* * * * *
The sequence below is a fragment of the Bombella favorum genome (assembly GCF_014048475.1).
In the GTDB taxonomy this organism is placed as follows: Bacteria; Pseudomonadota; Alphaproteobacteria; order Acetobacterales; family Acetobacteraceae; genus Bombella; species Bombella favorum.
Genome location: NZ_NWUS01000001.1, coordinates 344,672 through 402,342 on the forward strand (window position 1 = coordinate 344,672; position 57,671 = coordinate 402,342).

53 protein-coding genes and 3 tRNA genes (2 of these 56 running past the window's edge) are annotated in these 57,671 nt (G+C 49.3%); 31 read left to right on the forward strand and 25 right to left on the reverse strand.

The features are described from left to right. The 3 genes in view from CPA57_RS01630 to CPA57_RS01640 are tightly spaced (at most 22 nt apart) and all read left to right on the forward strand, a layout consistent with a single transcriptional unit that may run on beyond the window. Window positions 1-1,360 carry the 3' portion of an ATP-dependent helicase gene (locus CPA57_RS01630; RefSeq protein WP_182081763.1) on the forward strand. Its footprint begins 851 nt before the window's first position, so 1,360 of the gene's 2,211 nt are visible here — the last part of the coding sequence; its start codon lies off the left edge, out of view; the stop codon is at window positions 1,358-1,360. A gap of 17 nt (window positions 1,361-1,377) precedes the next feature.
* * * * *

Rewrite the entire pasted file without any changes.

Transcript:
The sequence below is a fragment of the Bombella favorum genome (assembly GCF_014048475.1).
In the GTDB taxonomy this organism is placed as follows: Bacteria; Pseudomonadota; Alphaproteobacteria; order Acetobacterales; family Acetobacteraceae; genus Bombella; species Bombella favorum.
Genome location: NZ_NWUS01000001.1, coordinates 344,672 through 402,342 on the forward strand (window position 1 = coordinate 344,672; position 57,671 = coordinate 402,342).

53 protein-coding genes and 3 tRNA genes (2 of these 56 running past the window's edge) are annotated in these 57,671 nt (G+C 49.3%); 31 read left to right on the forward strand and 25 right to left on the reverse strand.

The features are described from left to right. The 3 genes in view from CPA57_RS01630 to CPA57_RS01640 are tightly spaced (at most 22 nt apart) and all read left to right on the forward strand, a layout consistent with a single transcriptional unit that may run on beyond the window. Window positions 1-1,360 carry the 3' portion of an ATP-dependent helicase gene (locus CPA57_RS01630; RefSeq protein WP_182081763.1) on the forward strand. Its footprint begins 851 nt before the window's first position, so 1,360 of the gene's 2,211 nt are visible here — the last part of the coding sequence; its start codon lies off the left edge, out of view; the stop codon is at window positions 1,358-1,360. A gap of 17 nt (window positions 1,361-1,377) precedes the next feature.